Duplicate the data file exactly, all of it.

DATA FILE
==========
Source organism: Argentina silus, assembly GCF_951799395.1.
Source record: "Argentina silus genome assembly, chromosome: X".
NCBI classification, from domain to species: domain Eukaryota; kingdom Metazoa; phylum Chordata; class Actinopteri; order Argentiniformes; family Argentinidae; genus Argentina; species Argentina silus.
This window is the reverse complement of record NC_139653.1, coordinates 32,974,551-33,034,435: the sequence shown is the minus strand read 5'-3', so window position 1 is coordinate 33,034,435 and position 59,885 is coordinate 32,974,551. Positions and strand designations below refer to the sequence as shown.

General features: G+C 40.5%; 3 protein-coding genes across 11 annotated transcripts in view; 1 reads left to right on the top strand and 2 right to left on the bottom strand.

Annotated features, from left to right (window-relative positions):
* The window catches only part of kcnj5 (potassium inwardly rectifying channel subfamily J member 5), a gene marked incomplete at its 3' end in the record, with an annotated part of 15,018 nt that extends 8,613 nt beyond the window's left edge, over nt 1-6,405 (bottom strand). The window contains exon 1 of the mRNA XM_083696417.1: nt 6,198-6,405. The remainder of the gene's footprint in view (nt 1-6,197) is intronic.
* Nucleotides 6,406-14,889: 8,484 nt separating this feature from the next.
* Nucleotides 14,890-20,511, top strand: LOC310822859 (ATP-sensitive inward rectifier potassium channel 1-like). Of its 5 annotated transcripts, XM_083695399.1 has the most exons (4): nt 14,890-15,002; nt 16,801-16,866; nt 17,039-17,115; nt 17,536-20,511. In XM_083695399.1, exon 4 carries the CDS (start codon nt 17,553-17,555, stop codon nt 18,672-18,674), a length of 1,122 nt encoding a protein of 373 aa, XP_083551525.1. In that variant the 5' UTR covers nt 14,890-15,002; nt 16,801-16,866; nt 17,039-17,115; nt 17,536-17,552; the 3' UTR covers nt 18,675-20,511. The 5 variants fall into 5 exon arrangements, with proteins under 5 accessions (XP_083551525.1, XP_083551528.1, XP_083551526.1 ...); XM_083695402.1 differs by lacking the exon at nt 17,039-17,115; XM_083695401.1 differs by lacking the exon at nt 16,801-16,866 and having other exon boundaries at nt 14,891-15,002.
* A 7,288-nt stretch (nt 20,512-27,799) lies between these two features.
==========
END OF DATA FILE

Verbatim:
Source organism: Argentina silus, assembly GCF_951799395.1.
Source record: "Argentina silus genome assembly, chromosome: X".
NCBI classification, from domain to species: domain Eukaryota; kingdom Metazoa; phylum Chordata; class Actinopteri; order Argentiniformes; family Argentinidae; genus Argentina; species Argentina silus.
This window is the reverse complement of record NC_139653.1, coordinates 32,974,551-33,034,435: the sequence shown is the minus strand read 5'-3', so window position 1 is coordinate 33,034,435 and position 59,885 is coordinate 32,974,551. Positions and strand designations below refer to the sequence as shown.

General features: G+C 40.5%; 3 protein-coding genes across 11 annotated transcripts in view; 1 reads left to right on the top strand and 2 right to left on the bottom strand.

Annotated features, from left to right (window-relative positions):
* The window catches only part of kcnj5 (potassium inwardly rectifying channel subfamily J member 5), a gene marked incomplete at its 3' end in the record, with an annotated part of 15,018 nt that extends 8,613 nt beyond the window's left edge, over nt 1-6,405 (bottom strand). The window contains exon 1 of the mRNA XM_083696417.1: nt 6,198-6,405. The remainder of the gene's footprint in view (nt 1-6,197) is intronic.
* Nucleotides 6,406-14,889: 8,484 nt separating this feature from the next.
* Nucleotides 14,890-20,511, top strand: LOC310822859 (ATP-sensitive inward rectifier potassium channel 1-like). Of its 5 annotated transcripts, XM_083695399.1 has the most exons (4): nt 14,890-15,002; nt 16,801-16,866; nt 17,039-17,115; nt 17,536-20,511. In XM_083695399.1, exon 4 carries the CDS (start codon nt 17,553-17,555, stop codon nt 18,672-18,674), a length of 1,122 nt encoding a protein of 373 aa, XP_083551525.1. In that variant the 5' UTR covers nt 14,890-15,002; nt 16,801-16,866; nt 17,039-17,115; nt 17,536-17,552; the 3' UTR covers nt 18,675-20,511. The 5 variants fall into 5 exon arrangements, with proteins under 5 accessions (XP_083551525.1, XP_083551528.1, XP_083551526.1 ...); XM_083695402.1 differs by lacking the exon at nt 17,039-17,115; XM_083695401.1 differs by lacking the exon at nt 16,801-16,866 and having other exon boundaries at nt 14,891-15,002.
* A 7,288-nt stretch (nt 20,512-27,799) lies between these two features.